Europe and America, Partners (Sort of)

Reprinted from New York Times, July 27, 2003, Week in Review

FRANKFURT - Europeans and Americans have clashed over issues as old as how to end the bloodshed in the Middle East and as new as whether to pursue nanotechnology, the manipulation of matter at the molecular level.

So it is little surprise that they would disagree over the future of hydrogen, that most basic and ubiquitous of elements, which advocates believe will someday replace oil as the world's main energy source.

The surprise is that the United States and the European Union recently joined forces to develop hydrogen as an energy alternative that could fuel cars, buses, trucks and, down the road, virtually everything else.

"There's a genuine good-faith effort, and desire, to find common ground on how to power the future," said Spencer Abraham, the secretary of energy, who helped broker the trans-Atlantic agreement.

But have the United States and Europe - stubbornly divided on the Kyoto Protocol, genetically-modified food and other issues having to do with the environment - really found a common cause?

Don't bet on it, say critics of the agreement, both here and in the United States. A statement issued by President Bush and Romano Prodi, the president of the European Commission, in Washington last month was vague. The two pledged to "collaborate on accelerating the development of the hydrogen economy as part of our broadening cooperation on energy."

Such bland promises of teamwork, these critics say, paper over profound differences about what a hydrogen future will look like. Despite the Bush administration's commitment of $1.7 billion over five years for hydrogen research, many energy specialists say its goals are less ambitious and more commercially minded than Europe's. And American environmentalists say Mr. Bush has seized on hydrogen, a technology whose gains are far off, to avoid taking measures that would rein in fossil fuels now. As a result, the critics say, Europe risks having its own vision compromised.

"It's a potential hijacking," said Jeremy Rifkin, an adviser to Mr. Prodi and the author of "The Hydrogen Economy," (Tarcher, 2003) which extols the potential of hydrogen. "Europe is leading in the development of a hydrogen road map for the world. This is Bush's attempt to take the lead back from Europe. It's his answer to Kyoto."

Actually, the debate over hydrogen is more complicated than that, with sometimes contradictory political and economic interests on each side. Still, Europe and the United States approach hydrogen from fundamentally different perspectives.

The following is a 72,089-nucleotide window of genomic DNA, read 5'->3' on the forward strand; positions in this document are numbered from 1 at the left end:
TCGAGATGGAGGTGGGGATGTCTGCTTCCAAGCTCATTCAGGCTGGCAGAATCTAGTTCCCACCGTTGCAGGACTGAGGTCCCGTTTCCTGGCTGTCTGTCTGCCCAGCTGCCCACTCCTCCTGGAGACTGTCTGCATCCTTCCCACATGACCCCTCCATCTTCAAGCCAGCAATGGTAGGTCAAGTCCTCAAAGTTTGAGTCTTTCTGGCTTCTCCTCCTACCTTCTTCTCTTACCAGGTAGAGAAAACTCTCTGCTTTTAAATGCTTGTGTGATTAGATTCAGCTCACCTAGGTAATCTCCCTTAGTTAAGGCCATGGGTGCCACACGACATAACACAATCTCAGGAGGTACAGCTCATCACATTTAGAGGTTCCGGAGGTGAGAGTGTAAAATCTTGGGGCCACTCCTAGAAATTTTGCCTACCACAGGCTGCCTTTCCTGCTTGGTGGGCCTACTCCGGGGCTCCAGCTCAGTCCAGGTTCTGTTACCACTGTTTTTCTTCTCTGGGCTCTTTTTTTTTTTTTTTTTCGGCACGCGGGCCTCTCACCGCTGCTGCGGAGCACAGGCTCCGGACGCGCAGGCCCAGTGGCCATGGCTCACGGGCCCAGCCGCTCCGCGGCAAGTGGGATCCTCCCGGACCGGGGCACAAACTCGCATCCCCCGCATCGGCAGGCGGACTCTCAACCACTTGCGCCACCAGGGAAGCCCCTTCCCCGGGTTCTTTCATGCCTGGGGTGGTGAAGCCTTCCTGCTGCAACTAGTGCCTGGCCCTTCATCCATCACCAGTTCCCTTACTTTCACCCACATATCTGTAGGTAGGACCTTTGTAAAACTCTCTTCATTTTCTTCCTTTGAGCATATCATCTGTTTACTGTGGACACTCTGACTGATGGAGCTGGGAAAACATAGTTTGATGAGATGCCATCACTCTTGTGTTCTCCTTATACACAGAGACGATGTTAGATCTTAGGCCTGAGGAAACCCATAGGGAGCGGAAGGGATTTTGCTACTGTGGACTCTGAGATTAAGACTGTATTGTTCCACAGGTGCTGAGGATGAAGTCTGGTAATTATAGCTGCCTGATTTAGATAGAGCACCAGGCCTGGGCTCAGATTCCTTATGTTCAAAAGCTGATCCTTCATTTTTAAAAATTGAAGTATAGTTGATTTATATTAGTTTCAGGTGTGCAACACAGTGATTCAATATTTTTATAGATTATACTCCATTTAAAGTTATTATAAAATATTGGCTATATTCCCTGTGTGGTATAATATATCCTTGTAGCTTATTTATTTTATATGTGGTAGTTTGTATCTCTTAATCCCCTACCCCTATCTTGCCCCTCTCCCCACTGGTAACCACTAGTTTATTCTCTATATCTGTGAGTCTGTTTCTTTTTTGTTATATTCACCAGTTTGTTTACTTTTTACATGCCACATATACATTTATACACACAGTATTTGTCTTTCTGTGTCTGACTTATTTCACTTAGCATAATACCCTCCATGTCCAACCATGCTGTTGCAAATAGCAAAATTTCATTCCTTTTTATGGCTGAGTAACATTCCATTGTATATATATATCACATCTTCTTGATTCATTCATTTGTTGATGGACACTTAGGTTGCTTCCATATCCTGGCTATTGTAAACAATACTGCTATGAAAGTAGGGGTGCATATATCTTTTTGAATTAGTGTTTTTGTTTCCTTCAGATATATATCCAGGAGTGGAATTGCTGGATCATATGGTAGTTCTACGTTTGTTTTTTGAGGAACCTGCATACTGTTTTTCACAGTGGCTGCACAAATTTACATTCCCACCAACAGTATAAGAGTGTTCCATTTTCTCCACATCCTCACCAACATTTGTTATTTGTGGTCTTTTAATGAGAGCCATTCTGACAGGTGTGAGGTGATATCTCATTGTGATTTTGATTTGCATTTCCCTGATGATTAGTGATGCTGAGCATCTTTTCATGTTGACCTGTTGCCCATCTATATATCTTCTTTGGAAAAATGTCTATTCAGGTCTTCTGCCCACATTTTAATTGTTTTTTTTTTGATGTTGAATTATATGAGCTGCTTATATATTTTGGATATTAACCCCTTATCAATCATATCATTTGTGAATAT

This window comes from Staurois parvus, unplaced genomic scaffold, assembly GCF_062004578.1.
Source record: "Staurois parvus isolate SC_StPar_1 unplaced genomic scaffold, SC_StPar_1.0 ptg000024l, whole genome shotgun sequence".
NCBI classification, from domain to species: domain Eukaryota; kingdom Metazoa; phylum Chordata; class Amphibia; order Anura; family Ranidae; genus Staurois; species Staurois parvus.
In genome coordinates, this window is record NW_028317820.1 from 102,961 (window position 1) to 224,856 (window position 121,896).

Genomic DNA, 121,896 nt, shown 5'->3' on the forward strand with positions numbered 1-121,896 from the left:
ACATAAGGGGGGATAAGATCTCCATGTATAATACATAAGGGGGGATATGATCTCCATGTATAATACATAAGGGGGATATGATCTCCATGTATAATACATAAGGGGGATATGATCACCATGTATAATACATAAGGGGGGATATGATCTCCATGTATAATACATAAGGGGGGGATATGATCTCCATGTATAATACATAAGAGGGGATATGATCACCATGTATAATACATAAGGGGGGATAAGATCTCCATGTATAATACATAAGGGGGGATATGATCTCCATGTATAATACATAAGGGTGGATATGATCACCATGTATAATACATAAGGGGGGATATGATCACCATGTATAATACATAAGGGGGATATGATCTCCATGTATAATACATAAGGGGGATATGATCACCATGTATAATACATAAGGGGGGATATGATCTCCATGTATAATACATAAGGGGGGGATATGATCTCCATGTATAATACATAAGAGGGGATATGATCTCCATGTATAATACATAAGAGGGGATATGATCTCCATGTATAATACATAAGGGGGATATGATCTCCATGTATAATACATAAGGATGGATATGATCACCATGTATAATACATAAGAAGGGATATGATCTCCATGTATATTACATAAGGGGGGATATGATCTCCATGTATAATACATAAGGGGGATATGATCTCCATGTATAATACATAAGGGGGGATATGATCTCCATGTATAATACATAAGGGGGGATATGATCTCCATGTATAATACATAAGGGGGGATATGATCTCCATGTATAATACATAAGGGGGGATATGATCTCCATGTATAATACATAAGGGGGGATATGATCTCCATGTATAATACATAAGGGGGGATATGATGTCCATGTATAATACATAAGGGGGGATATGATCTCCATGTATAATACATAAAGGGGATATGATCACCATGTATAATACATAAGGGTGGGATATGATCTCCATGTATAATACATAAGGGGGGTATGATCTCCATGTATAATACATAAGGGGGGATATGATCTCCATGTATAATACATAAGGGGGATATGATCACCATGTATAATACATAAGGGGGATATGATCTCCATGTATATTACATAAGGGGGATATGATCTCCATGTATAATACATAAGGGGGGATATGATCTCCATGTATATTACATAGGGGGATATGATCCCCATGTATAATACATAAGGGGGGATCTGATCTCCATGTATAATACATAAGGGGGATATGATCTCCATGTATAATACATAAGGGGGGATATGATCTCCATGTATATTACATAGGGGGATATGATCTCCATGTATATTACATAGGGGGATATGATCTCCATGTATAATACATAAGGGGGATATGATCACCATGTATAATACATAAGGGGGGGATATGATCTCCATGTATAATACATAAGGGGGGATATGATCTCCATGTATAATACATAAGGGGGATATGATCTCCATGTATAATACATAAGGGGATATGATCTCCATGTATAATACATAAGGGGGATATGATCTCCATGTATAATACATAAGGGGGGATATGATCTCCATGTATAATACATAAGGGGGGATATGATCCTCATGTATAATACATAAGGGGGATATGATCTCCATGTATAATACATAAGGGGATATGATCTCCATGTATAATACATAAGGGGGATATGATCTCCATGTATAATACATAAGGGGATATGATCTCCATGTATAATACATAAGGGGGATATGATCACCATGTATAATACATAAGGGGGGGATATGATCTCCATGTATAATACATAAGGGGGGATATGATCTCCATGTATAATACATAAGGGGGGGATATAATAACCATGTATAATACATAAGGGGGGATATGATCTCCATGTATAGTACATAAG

Europe, a signatory to the Kyoto treaty, must sharply reduce its greenhouse gas emissions. To do that, it has set a goal of obtaining 22 percent of its electricity, and 12 percent of all its energy, from renewable sources by 2010. Hydrogen is critical to this goal, since it offers an efficient way of storing energy captured from renewable sources, like windmills or solar panels.

The United States has rejected setting benchmarks for reducing carbon dioxide emissions. But it is interested in hydrogen as a way to to wean itself off imported oil. That is why it is less focused than Europe is on renewable energy, and more interested in extracting hydrogen from coal or through the use of nuclear power.

To skeptics in Europe, the American policy looks like a backdoor way to bolster two old energy industries. "We don't trust the U.S. government," said Stephan Singer, the head of climate policy at the World Wildlife Fund in Brussels.

In the Bush administration's energy bill, which is scheduled to be debated in the Senate this week, the coal and nuclear-power industries stand to gain far more money in subsidies than would be earmarked for research on renewable energy. Europe's spending on renewable energy dwarfs that of the United States.

But this picture of a fuel-addicted Uncle Sam, so popular in Europe, misses some nuances. The American auto industry certainly seems serious about developing hydrogen-powered cars. And America is leading Europe in the development of fuel cells, which convert hydrogen into electricity.

Nor is Europe immune from those with an essentially commercial (as opposed to environmental) interest in developing the use of hydrogen. France and Spain have deeply rooted nuclear industries, influential at the European Commission. Europe has also lagged in giving incentives for the development of fuel cells.

European officials reject the accusation that they are ceding the initiative in hydrogen development to the United States. The Americans and Europeans differ only on approach, not substance, they say. Indeed, they note that Brussels has already persuaded Washington to include the commitment to renewable energy in the statement issued by Mr. Bush and Mr. Prodi.

"We can fight about Kyoto another time," said Alessandro Ovi, a senior advisor to Mr. Prodi. "There shouldn't be competition on how to get to the hydrogen age."

Mr. Abraham also denies that Americans will dictate the agenda. "We're going to work together where it makes sense to work together," he said. "Nothing in what we've agreed to requires collaboration in every area of the hydrogen economy."

The good news, perhaps, is that arcane discussions about how best to extract hydrogen or what standards to impose on it tend to cause less rancor than, say, the Middle East. "We're the problem solvers," Mr. Abraham said. "We're not fighting. That's for the foreign ministries."



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